Panic Attacks and Panic Disorder with and without Agoraphobia
A panic attack is a discrete period of intense fear or discomfort that is associated with numerous physical and cognitive (thoughts and images) symptoms. These symptoms include palpitations, sweating, trembling, shortness of breath, sensations of choking or smothering, chest pain, nausea or gastrointestinal distress, dizziness or lightheadedness, tingling sensations, and chills or blushing and “hot flashes.” The attack typically has an abrupt (sudden) onset, building to maximum intensity within 10 to 15 minutes. Most people report a fear of dying, “going crazy,” or losing control of emotions or behavior. The experience of a panic attacks generally provokes a strong urge to escape or flee the place where the attack begins and, when associated with chest pain or shortness of breath, frequently results in seeking aid from a hospital emergency room or other type of urgent assistance. Yet an attack rarely lasts longer than 30 minutes. The panic attack is distinguished from other forms of anxiety by its intensity and its sudden, episodic nature.
Panic attacks are not always indicative of a mental disorder, and up to 10 percent of otherwise healthy people experience an isolated panic attack per year. Also, panic attacks also are not limited to panic disorder. For example, they commonly occur in the course of social phobia, generalized anxiety disorder, and major depressive disorder. Panic disorder is diagnosed when a person has experienced at least two unexpected panic attacks and develops persistent concern or worry about having further attacks or changes his or her behavior to avoid or minimize such attacks. Whereas the number and severity of the attacks varies widely, the concern and avoidance behavior are essential features. The diagnosis is not given when the attacks are presumed to be caused by a drug or medication or are due to a general medical disorder, such as hyperthyroidism.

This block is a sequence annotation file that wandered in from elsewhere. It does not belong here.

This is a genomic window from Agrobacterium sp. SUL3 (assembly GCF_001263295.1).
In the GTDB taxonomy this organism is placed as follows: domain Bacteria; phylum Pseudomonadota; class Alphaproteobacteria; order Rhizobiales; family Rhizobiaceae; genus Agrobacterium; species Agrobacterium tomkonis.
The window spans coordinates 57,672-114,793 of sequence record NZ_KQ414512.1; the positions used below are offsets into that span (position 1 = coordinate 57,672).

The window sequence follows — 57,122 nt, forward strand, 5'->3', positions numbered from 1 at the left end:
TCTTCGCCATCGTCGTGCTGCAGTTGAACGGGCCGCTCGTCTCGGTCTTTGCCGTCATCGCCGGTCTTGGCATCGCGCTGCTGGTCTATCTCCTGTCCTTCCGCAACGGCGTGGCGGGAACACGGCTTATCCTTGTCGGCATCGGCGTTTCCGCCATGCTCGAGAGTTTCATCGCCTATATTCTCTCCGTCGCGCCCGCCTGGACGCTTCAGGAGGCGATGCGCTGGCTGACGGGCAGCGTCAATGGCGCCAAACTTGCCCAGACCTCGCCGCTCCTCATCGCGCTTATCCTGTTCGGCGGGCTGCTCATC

Panic disorder is frequently complicated by major depressive disorder and alcoholism and substance abuse disorders. Panic disorder is also co-occurs with other specific anxiety disorders, including social phobia, generalized anxiety disorder, specific phobia, and obsessive-compulsive disorder. Approximately one-half of people with panic disorder at some point develop such severe avoidance as to warrant a separate diagnosis (i.e., panic disorder with agoraphobia). Panic disorder is about twice as common among women as men. Age of onset is most common between late adolescence and mid-adult life, with onset relatively uncommon past age 50. Typically, an early age of onset of panic disorder carries greater risks of having additional disorders, having a longer problem with panic, and having a greater degree of impairment.
Panic disorder with agoraphobia is diagnosed when in addition to panic attacks, an individual has severe and pervasive anxiety about being in situations from which escape might be difficult or avoidance of situations such as being alone outside of the home, traveling in a car, bus, or airplane, or being in a crowded area. Agoraphobia is best understood as an adverse behavioral outcome of repeated panic attacks and the subsequent worry, preoccupation, and avoidance. Thus, the formal diagnosis of panic disorder with agoraphobia was established. However, for those people in communities or clinical settings who do not meet full criteria for panic disorder, the formal diagnosis of agoraphobia without history of panic disorder is used.
Most people who present to mental health specialists develop agoraphobia after the onset of panic disorder. The 1-year prevalence of agoraphobia is about 5 percent. Agoraphobia occurs about two times more commonly among women than men. This gender difference may be attributable to social-cultural factors that encourage, or permit, the greater expression of avoidant coping strategies by women, although other explanations are possible.
An excerpt from Mental Health: A Report of the Surgeon General, U.S. Department of Health & Human Services.
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